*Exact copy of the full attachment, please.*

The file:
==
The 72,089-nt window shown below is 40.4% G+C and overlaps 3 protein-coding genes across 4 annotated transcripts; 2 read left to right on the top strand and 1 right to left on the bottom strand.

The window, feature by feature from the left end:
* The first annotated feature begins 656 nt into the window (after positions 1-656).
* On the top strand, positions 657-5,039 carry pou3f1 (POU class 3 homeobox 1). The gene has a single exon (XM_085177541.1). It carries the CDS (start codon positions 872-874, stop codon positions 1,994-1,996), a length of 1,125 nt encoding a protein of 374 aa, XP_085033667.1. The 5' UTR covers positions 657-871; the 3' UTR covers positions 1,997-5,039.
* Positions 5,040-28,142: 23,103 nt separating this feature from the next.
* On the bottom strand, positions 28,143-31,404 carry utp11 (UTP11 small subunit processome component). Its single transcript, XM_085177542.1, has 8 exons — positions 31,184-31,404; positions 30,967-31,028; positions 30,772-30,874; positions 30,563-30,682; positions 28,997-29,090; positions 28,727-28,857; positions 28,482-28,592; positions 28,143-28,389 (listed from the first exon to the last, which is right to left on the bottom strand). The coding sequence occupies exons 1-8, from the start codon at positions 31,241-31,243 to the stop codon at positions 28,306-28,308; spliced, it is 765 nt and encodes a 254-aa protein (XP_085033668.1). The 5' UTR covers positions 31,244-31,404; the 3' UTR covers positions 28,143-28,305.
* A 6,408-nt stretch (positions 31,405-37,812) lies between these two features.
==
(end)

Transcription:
The 72,089-nt window shown below is 40.4% G+C and overlaps 3 protein-coding genes across 4 annotated transcripts; 2 read left to right on the top strand and 1 right to left on the bottom strand.

The window, feature by feature from the left end:
* The first annotated feature begins 656 nt into the window (after positions 1-656).
* On the top strand, positions 657-5,039 carry pou3f1 (POU class 3 homeobox 1). The gene has a single exon (XM_085177541.1). It carries the CDS (start codon positions 872-874, stop codon positions 1,994-1,996), a length of 1,125 nt encoding a protein of 374 aa, XP_085033667.1. The 5' UTR covers positions 657-871; the 3' UTR covers positions 1,997-5,039.
* Positions 5,040-28,142: 23,103 nt separating this feature from the next.
* On the bottom strand, positions 28,143-31,404 carry utp11 (UTP11 small subunit processome component). Its single transcript, XM_085177542.1, has 8 exons — positions 31,184-31,404; positions 30,967-31,028; positions 30,772-30,874; positions 30,563-30,682; positions 28,997-29,090; positions 28,727-28,857; positions 28,482-28,592; positions 28,143-28,389 (listed from the first exon to the last, which is right to left on the bottom strand). The coding sequence occupies exons 1-8, from the start codon at positions 31,241-31,243 to the stop codon at positions 28,306-28,308; spliced, it is 765 nt and encodes a 254-aa protein (XP_085033668.1). The 5' UTR covers positions 31,244-31,404; the 3' UTR covers positions 28,143-28,305.
* A 6,408-nt stretch (positions 31,405-37,812) lies between these two features.